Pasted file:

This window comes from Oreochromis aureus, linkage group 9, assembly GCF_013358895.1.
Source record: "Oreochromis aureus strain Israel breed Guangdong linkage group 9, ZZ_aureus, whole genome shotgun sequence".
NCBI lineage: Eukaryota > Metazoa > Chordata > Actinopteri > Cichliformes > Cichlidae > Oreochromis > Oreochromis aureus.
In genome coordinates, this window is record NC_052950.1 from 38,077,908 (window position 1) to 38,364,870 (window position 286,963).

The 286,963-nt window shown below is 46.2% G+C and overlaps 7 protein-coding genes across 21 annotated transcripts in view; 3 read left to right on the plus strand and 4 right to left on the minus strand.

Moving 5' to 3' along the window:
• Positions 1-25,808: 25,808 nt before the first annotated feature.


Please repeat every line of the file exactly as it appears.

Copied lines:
This window comes from Oreochromis aureus, linkage group 9, assembly GCF_013358895.1.
Source record: "Oreochromis aureus strain Israel breed Guangdong linkage group 9, ZZ_aureus, whole genome shotgun sequence".
NCBI lineage: Eukaryota > Metazoa > Chordata > Actinopteri > Cichliformes > Cichlidae > Oreochromis > Oreochromis aureus.
In genome coordinates, this window is record NC_052950.1 from 38,077,908 (window position 1) to 38,364,870 (window position 286,963).

The 286,963-nt window shown below is 46.2% G+C and overlaps 7 protein-coding genes across 21 annotated transcripts in view; 3 read left to right on the plus strand and 4 right to left on the minus strand.

Moving 5' to 3' along the window:
• Positions 1-25,808: 25,808 nt before the first annotated feature.